Eun-Ah Kim, Cornell University

Topological superconductivity in metal/quantum-spin-ice heterostructures

Superconductivity research has traditionally been discovery driven. Of course, Tc is a non-universal quantity that cannot be predicted, hence off-limits to theorists. Nevertheless, it must be possible to reach intelligent predictions for superconductors that are interesting for reasons other than high Tc per se. Of particular interest are topological superconductors under pursuit as a platform for quantum computing. Here, I will present the strategy of using the spin-spin correlation of quantum spin ice to achieve topological superconductivity at the interface between metal and quantum spin ice.

Yong-Baek Kim, University of Toronto

Lightning review on emergent quantum electrodynamics in quantum spin ice

We aim to provide a concise review on theoretical background on emergent quantum electrodynamics in pyrochlore quantum spin ice. We first introduce elementary excitations in quantum spin ice using a simple model and then extend the discussion to more realistic systems. Implications to experiments are also discussed.

Bella Lake, Helmholtz-Zentrum Berlin

Recent measurements of dipolar-octupolar rare earth pyrochlores

This talk will outline recent measurements on the dipolar-octupolar rare earth pyrochlores Nd2Zr2O7 and Nd2Hf2O7. Measurements of their crystal field excitations allows the wavefunction of their ground state Kramer’s doublet to be determined. Both compounds develop long-range magnetic order and their Hamiltonians are extracted by comparing inelastic neutron scattering data to spin-wave theory at low temperatures. The Hamiltonians are used to qualitatively explain AC magnetization measurements as well as neutron data collected in an applied magnetic field. Both system as predicted to lie close to a U(1) spin liquid and the excitation spectrum above the Néel temperature is compared to calculations for bosonic many body quantum spin ice.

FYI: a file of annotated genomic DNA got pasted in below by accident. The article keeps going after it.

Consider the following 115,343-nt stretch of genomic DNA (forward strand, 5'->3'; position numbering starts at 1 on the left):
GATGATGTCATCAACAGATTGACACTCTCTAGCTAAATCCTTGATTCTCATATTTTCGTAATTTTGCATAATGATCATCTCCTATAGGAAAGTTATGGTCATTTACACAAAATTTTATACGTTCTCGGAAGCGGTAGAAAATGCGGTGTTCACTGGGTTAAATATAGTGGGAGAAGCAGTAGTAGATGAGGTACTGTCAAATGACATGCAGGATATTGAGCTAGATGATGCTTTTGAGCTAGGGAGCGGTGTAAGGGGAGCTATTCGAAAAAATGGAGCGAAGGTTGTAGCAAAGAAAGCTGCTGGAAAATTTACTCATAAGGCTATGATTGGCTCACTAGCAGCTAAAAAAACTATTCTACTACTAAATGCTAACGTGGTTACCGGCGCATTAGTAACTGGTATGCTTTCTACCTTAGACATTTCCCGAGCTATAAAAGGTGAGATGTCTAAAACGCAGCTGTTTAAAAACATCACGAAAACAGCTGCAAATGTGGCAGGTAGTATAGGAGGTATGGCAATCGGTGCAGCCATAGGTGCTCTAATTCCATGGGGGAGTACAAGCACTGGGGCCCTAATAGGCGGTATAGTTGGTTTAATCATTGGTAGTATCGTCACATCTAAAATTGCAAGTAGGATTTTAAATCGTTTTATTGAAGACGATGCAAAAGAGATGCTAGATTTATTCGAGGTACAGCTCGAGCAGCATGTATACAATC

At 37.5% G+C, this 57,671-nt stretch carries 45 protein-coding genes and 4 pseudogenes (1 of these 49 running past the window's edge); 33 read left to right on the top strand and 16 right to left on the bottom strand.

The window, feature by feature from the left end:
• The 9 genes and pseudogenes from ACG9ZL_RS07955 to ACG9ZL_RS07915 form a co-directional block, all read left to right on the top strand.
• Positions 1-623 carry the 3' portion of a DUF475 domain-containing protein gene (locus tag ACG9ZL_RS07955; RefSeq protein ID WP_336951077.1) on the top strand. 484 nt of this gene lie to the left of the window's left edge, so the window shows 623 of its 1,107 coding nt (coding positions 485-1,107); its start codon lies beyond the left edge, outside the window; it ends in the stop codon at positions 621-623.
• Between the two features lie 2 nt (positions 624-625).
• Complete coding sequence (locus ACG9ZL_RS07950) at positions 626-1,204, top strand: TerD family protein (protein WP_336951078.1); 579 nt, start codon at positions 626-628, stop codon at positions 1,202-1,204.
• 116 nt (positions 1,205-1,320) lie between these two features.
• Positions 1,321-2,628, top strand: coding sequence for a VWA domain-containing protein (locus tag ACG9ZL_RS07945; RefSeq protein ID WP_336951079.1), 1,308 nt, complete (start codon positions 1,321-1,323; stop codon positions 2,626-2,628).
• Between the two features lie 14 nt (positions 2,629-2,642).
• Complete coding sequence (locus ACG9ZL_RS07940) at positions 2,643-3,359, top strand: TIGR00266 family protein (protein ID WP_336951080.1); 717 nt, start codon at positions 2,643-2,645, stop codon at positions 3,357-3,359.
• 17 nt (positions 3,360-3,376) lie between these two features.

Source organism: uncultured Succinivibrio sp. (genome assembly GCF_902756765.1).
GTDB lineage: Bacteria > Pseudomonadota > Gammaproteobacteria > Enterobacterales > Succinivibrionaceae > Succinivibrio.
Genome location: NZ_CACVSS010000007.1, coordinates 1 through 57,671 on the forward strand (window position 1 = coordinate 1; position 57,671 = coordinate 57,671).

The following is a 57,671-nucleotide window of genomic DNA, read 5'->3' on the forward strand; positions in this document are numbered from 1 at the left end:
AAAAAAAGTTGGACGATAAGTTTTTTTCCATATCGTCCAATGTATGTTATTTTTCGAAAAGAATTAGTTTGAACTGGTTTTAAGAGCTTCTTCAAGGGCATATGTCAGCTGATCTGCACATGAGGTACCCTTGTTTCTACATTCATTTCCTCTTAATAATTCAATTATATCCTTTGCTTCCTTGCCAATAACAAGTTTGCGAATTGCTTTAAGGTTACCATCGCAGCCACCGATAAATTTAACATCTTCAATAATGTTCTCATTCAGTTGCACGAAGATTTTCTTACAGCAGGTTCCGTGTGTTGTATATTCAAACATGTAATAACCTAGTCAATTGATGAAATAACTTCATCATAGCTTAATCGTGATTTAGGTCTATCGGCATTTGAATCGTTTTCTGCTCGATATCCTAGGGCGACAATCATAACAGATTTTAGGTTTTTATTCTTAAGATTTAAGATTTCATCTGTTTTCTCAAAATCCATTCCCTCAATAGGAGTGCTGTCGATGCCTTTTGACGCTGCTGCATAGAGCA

Elsa Lhotel, Institute Neel

Magnetic fragmentation and quantum effects in Nd2Zr2O7

By means of neutron scattering measurements, we have observed magnetic fragmentation in the pyrochlore oxide Nd2Zr2O7, in which the Nd3+ ion has a strong Ising character and ferromagnetic interactions are inferred from the positive Curie-Weiss temperature θCW = 195 mK [2]. In this system, an “all in - all out” ordered state, with a reduced magnetic moment, coexists below TN = 285 mK with a fluctuating state [3]. Experimentally, the fragmentation manifests itself via the superposition of magnetic Bragg peaks, characteristic of the antiferromagnetic ordered phase, and a pinch point pattern, characteristic of the Coulomb phase [4]. The finite energy of the pinch point pattern and the dispersive modes that emerge from it, points out the quantum origin of the fragmentation in Nd2Zr2O7 [5], which comes from the very peculiar “dipolar-octopolar” nature of the Kramers Nd3+ doublet.

Yuji Matsuda, Kyoto University

Possible observation of photons and monopoles in the frustrated pyrochlore Yb2Ti2O7 and Pr2Zr2O7

We report highly unusual heat conduction generated by the spin degrees of freedom in spin liquid states of the pyrochlore magnets Yb2Ti2O7 and Pr2Zr2O7.  In Yb2Ti2O7, the excitations propagate a long distance without being scattered, in contrast to the diffusive nature of classical monopoles.  In Pr2Zr2O7, the thermal conductivity unexpectedly shows a dramatic enhancement at very low temperature. The low-lying excitations are discussed in terms of a possible emergent photons, coherent gapless spin excitations in a spin-ice manifold.

Tyrel McQueen, Johns Hopkins University

The importance of defects and structural flexibility in the physics of quantum spin ices